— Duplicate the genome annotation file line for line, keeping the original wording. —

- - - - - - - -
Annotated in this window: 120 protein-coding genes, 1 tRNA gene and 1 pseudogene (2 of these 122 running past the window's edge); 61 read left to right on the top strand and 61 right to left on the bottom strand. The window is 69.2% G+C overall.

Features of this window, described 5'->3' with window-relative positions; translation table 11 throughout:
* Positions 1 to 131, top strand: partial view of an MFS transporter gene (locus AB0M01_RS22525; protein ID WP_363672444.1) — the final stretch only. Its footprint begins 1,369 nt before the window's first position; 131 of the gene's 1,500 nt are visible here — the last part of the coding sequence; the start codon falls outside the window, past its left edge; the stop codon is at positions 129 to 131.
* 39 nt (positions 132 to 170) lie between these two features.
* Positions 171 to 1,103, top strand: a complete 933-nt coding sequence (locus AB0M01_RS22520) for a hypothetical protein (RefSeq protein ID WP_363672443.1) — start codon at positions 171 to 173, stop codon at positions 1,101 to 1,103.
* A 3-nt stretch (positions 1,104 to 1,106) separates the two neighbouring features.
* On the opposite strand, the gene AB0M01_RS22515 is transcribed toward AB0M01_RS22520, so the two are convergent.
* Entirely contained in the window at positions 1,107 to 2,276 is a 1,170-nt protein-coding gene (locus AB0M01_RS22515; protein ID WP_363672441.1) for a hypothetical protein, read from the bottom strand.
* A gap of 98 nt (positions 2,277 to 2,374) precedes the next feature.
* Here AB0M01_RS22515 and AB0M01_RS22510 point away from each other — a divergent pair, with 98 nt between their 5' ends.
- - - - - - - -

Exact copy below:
Annotated in this window: 120 protein-coding genes, 1 tRNA gene and 1 pseudogene (2 of these 122 running past the window's edge); 61 read left to right on the top strand and 61 right to left on the bottom strand. The window is 69.2% G+C overall.

Features of this window, described 5'->3' with window-relative positions; translation table 11 throughout:
* Positions 1 to 131, top strand: partial view of an MFS transporter gene (locus AB0M01_RS22525; protein ID WP_363672444.1) — the final stretch only. Its footprint begins 1,369 nt before the window's first position; 131 of the gene's 1,500 nt are visible here — the last part of the coding sequence; the start codon falls outside the window, past its left edge; the stop codon is at positions 129 to 131.
* 39 nt (positions 132 to 170) lie between these two features.
* Positions 171 to 1,103, top strand: a complete 933-nt coding sequence (locus AB0M01_RS22520) for a hypothetical protein (RefSeq protein ID WP_363672443.1) — start codon at positions 171 to 173, stop codon at positions 1,101 to 1,103.
* A 3-nt stretch (positions 1,104 to 1,106) separates the two neighbouring features.
* On the opposite strand, the gene AB0M01_RS22515 is transcribed toward AB0M01_RS22520, so the two are convergent.
* Entirely contained in the window at positions 1,107 to 2,276 is a 1,170-nt protein-coding gene (locus AB0M01_RS22515; protein ID WP_363672441.1) for a hypothetical protein, read from the bottom strand.
* A gap of 98 nt (positions 2,277 to 2,374) precedes the next feature.
* Here AB0M01_RS22515 and AB0M01_RS22510 point away from each other — a divergent pair, with 98 nt between their 5' ends.